The rest of my trip was a rush of culture — privileged entry to the National Arts Club for a concert by BeBop survivor Bob Mover and an accomplished six-piece band, followed by champagne and cookies in the Tiffany-decorated drawing room, a drive back to Tribeca with a bunch of lovely New York artists, writers and actors, and another late night, in which the discussion turned, productively, to the differences between now, when we were discussing the possibilities of America being led by a black man or a woman (or, at worst — and still largely unthought — a maverick Republican resolutely opposed to torture, because he had experienced it himself), and 2004, when artists and activists had dutifully put on events to raise money for John Kerry, with little enthusiasm. Hovering over it all, however, was Barack Obama’s ability to indicate that a genuine seismic change in American society was possible, a situation which, I suggested, was akin to the Tony Blair experience of 1997 in the UK, but hopefully with far more substance and willingness to embrace a new vision.

Greenwich Village

Greenwich Village, March 15, 2008.

And that, essentially, was that. After another late start, my host took me on a tour through SoHo and Greenwich Village, where we picked up the greatest falafels in New York and watched a couple of drunks fighting playfully over outdoor chess tables, and left me — as was appropriate — to leave America alone, making my way to JFK airport and the long, jetlag-inducing journey home. It was raining when I arrived in London, and I was genuinely drained, but it was delightful to be back home with my family, even though a part of me — and there’s no way to write this without it sounding appallingly sentimental — was still on the other side of the Atlantic Ocean, discussing, with those most affected by it, the implications of the policies implemented by the most rogue administration in US history.

Note: my thanks to Helen and Will at Pluto Press for funding my visit, and to Mary and Stephanie at the University of Michigan Press for arranging my interviews.

Andy Worthington is the author of The Guantánamo Files: The Stories of the 774 Detainees in America’s Illegal Prison (published by Pluto Press, distributed by Macmillan in the US, and available from Amazon — click on the following for the US and the UK). To receive new articles in your inbox, please subscribe to my RSS feed, and see here for my definitive Guantánamo prisoner list, published in March 2009.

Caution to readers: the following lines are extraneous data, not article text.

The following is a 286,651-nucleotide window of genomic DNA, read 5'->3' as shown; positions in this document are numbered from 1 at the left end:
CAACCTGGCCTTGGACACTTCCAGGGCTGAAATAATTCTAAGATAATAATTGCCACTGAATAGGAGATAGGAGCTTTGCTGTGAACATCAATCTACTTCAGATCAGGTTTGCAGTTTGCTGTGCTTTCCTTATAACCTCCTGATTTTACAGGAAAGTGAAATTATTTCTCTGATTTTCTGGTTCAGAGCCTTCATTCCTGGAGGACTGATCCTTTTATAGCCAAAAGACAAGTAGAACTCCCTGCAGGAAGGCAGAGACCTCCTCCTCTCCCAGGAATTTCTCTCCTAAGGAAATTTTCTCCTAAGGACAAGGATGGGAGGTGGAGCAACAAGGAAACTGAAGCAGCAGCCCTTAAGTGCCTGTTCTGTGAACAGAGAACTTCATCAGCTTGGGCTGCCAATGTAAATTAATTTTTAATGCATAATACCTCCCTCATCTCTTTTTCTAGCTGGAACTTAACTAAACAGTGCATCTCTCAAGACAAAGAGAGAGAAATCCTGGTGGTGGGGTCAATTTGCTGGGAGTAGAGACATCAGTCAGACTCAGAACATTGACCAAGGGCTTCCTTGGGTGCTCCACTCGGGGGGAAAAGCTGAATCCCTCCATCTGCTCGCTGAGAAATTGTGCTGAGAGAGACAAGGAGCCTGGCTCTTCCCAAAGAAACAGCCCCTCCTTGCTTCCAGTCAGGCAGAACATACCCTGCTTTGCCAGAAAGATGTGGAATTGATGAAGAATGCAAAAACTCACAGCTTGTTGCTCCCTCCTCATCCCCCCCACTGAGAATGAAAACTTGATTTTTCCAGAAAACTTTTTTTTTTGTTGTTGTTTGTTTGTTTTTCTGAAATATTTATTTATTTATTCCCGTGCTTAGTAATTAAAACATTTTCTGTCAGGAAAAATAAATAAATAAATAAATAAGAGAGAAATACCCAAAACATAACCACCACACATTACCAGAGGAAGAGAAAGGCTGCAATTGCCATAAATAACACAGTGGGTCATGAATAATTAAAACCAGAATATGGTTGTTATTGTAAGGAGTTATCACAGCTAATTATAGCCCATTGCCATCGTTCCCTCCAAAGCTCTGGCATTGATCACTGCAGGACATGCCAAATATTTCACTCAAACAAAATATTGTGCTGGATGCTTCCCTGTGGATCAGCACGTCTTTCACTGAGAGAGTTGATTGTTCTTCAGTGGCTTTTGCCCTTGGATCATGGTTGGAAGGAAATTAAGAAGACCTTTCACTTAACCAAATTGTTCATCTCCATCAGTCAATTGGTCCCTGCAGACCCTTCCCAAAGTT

2 Responses

  1. Andy Worthington says...

    Before I set off for the States, I received the following message, which I thought I’d share:

    Hello Andy,
    Very much looking forward to your participation in the CCR sponsored panel at Columbia Law School on Monday. I am hoping that someone somehow has already brought my novel to your attention. Called “smart, macabre satire of the War on Terror” by Washington City Paper, it concerns an ordinary NYer who becomes subject to Sec 215 of the USA PATRIOT Act when her library card goes astray. In dread of detention at Guantánamo she practices home waterboarding in her bathtub to increase her odds of survival. Of course, you have not read about my book in the NY Times but perhaps your readers will be interested to learn of it. It is hilariously funny and the sort of humor that Britons will greatly enjoy. Looking forward to shaking your hand and saying hello personally.
    Thank you,
    Frances Madeson
    Author of “Cooperative Village”
    Here’s the link (looks good):

  2. Andy Worthington says...

    Here’s a fascinating article by Raj Purohit of Citizens for Global Solutions, whom I met at the dinner in Washington D.C. mentioned above, which, I’m honoured to discover, was inspired by what we talked about that evening. It’s available at:

    We hosted a dinner for Andy Worthington, the author of “The Guantánamo Files,” a few weeks ago and something he said struck a chord with everyone in attendance. During a back and forth pertaining to the positive statements made by Senator McCain, Senator Obama and Senator Clinton vis-à-vis Guantánamo – all seem keen to close it – Andy asked us to consider the end game for the U.S. Specifically he asked what would happen to the prisoners.

    Of course the first reaction of most of the individuals in attendance was predictable – these prisoners would be repatriated back to their home countries. However, as Andy prodded us to consider that assumption we all stumbled upon the problem that he was grappling with. It became clear that there would be many countries that would refuse to take back their citizens. After all, the U.S. has been stating since the first prisoner transfer to Guantánamo that it is holding the worst of the worst. With that statement on the record it seems fair to assume that some countries will choose to wash their hands of the matter. Why risk internal strife by bringing back someone who is a radical, has become radicalized or is likely to embarrass his home government by questioning why they did not do more to seek the release of an innocent national? What will the U.S. do if it ends up with a group of prisoners who have nowhere to go and are not deemed to have committed acts that warrant a trial?

    The three candidates for President seem to understand that Guantánamo is a blot on the U.S. image in the world and I am convinced that all of them would like to close it. However, in an incredible irony, it seems possible that the next U.S. President may find that closing Guantánamo proves to be harder than it was for the Bush Administration to open it.

    I am going to start making a few calls on this issue to see what the latest thinking is within Defense department circles and will report back in the days ahead.

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Andy Worthington

Investigative journalist, author, campaigner, commentator and public speaker. Recognized as an authority on Guantánamo and the “war on terror.” Co-founder, Close Guantánamo and We Stand With Shaker. Also, photo-journalist (The State of London), and singer and songwriter (The Four Fathers).